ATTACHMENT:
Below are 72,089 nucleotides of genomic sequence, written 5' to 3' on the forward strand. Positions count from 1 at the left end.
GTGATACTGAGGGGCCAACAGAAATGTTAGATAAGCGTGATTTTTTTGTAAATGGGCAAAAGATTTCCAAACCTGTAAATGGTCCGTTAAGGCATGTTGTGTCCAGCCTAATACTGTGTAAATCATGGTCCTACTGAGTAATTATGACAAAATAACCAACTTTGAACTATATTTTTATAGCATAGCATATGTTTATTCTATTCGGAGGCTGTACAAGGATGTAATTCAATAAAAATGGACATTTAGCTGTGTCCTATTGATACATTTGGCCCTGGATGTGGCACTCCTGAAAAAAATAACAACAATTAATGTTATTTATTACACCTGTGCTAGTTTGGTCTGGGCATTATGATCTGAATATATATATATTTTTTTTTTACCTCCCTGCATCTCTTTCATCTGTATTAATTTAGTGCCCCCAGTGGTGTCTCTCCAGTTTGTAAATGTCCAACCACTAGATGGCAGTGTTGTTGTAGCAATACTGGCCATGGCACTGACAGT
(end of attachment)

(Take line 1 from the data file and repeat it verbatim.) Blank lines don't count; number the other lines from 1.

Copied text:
Below are 72,089 nucleotides of genomic sequence, written 5' to 3' on the forward strand. Positions count from 1 at the left end.